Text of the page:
However, to facilitate a smooth transition to the community, the DAU provides DDPs directly to correctional facilities. Where appropriate, correctional facility physicians or other approved health care professionals can complete the DDP and return it to the DAU. Local offices should not provide DDPs if requested by a provincial or federal correctional facility, by an advocate or individual in a facility; they are to be directed to contact the DAU.
Ontario Works and ODSP staff should not complete an Application Part 1 for a person detained in custody. The individual is provided with direction from the correctional facility once he or she is released to contact either the Ontario Works Intake Screening Unit or the ODSP local office to have financial eligibility established.
An electronic referral must be made to the DAU by the Ontario Works or ODSP office for persons who are financially eligible. The DDP is only adjudicated by the DAU once financial eligibility has been determined by Ontario Works or ODSP local office upon the person’s release.
Residents of a Former PPH, Divested Psychiatric Hospitals and Institutions Under the Developmental Services Act
People residing in a former PPH, divested psychiatric hospital and institution under the Developmental Services Act are members of a prescribed class.
However, upon being discharged from the facility, they cease to be members of a prescribed class unless they qualify as a member of a prescribed class for other reasons (e.g. in receipt of CPP-D). Residents leaving the facility who no longer qualify as a member of a prescribed class must be adjudicated.
For this reason, at the time of the initial application, intake staff should attempt to determine the anticipated length of the applicant’s stay in the institution.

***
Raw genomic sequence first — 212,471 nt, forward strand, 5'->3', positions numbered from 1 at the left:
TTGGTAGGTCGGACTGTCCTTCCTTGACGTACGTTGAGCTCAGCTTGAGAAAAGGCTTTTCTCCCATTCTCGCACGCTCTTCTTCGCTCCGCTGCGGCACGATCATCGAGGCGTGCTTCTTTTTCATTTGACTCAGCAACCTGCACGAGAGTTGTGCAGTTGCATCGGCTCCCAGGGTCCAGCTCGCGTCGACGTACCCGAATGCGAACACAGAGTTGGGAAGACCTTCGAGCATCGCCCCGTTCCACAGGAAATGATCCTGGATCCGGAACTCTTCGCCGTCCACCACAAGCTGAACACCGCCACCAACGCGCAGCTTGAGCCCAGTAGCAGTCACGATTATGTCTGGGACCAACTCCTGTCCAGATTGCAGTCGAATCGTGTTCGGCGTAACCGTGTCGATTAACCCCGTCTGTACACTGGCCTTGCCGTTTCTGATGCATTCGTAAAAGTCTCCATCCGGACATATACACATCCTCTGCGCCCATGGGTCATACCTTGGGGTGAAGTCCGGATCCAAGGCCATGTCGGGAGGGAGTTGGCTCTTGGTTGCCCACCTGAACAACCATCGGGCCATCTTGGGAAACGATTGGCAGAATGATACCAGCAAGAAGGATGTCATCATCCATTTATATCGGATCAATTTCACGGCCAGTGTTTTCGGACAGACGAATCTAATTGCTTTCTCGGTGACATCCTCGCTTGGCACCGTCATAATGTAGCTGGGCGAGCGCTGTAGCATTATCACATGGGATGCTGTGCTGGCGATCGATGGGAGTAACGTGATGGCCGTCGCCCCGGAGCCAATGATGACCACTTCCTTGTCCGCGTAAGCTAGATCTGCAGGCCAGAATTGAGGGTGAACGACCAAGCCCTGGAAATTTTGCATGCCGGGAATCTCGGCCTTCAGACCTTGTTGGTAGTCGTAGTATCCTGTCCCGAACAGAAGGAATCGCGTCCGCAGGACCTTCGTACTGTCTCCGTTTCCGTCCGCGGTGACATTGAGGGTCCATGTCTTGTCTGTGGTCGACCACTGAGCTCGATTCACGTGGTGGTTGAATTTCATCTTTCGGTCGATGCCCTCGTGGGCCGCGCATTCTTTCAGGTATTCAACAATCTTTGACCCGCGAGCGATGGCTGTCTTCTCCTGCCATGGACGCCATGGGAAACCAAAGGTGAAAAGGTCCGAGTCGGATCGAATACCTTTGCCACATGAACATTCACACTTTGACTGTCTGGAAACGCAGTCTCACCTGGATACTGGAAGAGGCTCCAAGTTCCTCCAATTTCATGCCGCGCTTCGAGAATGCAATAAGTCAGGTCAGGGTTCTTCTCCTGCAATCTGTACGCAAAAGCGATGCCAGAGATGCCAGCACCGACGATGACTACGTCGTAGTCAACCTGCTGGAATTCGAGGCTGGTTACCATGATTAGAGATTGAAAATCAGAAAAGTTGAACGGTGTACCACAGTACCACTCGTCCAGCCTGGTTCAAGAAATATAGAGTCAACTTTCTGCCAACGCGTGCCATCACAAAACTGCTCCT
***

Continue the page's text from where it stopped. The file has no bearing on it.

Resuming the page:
ODSP staff should facilitate discussions with the applicant or their advocate and/or institution staff to determine if and when a referral to the DAU should be made.
In some cases, it may be appropriate to make the referral to the DAU at the time of the initial application. In other cases, it may be more appropriate to wait until a discharge plan is in place. However, a referral to the DAU is not contingent upon a discharge plan being in place.
A resident who will cease to be of a prescribed class can apply as follows:
- If a person has not completed an Application for Assistance Part 1 within the last year, the Application: Part 1 must be taken to determine financial eligibility. Once financial eligibility is established, the applicant is provided with a DDP to complete and submit to the DAU.
- If a person has completed an Application: Part 1 within the past year, and financial eligibility has been established, the applicant can be provided a DDP. The DDP can be completed and submitted prior to the resident being discharged from the facility.
Applicants Who Are in Hospital
Applicants temporarily residing in a hospital, psychiatric facility, or a substance abuse recovery home (SARH) may be eligible for income support. The budgetary requirements are calculated in accordance with Section 6 of the Directives. Once the budgetary requirements have been determined, please refer to ODSP Directive 8.2 Budgetary Requirements for Recipients/Dependants Temporarily in a Hospital, Psychiatric Facility, or Substance Abuse Recovery Home for related policy.
Re-applications to ODSP:
If an applicant has been determined to be “not a person with a disability”, they may reapply for ODSP at a later date if there has been a change in their circumstances, for example if there has been an aggravation of the applicant’s medical condition or a new medical condition.
- 1.1 — Applications
- 1.3 — Rapid reinstatement
- 1.4 — Date of grant
- 2.2 — Who is eligible: dependent children
- 2.9 — Medical reviews
- 6.1 — Basic needs calculation
- 6.2 — Shelter calculation
- 6.3 — Board and lodge
- 6.4 — Special diet allowance
- 7.1 — Extension of income support
- 8.1 — Budgetary requirements for recipients living in residences providing specialized care
- 13.1 — Notice of decision and internal review process
- 13.2 — Appeals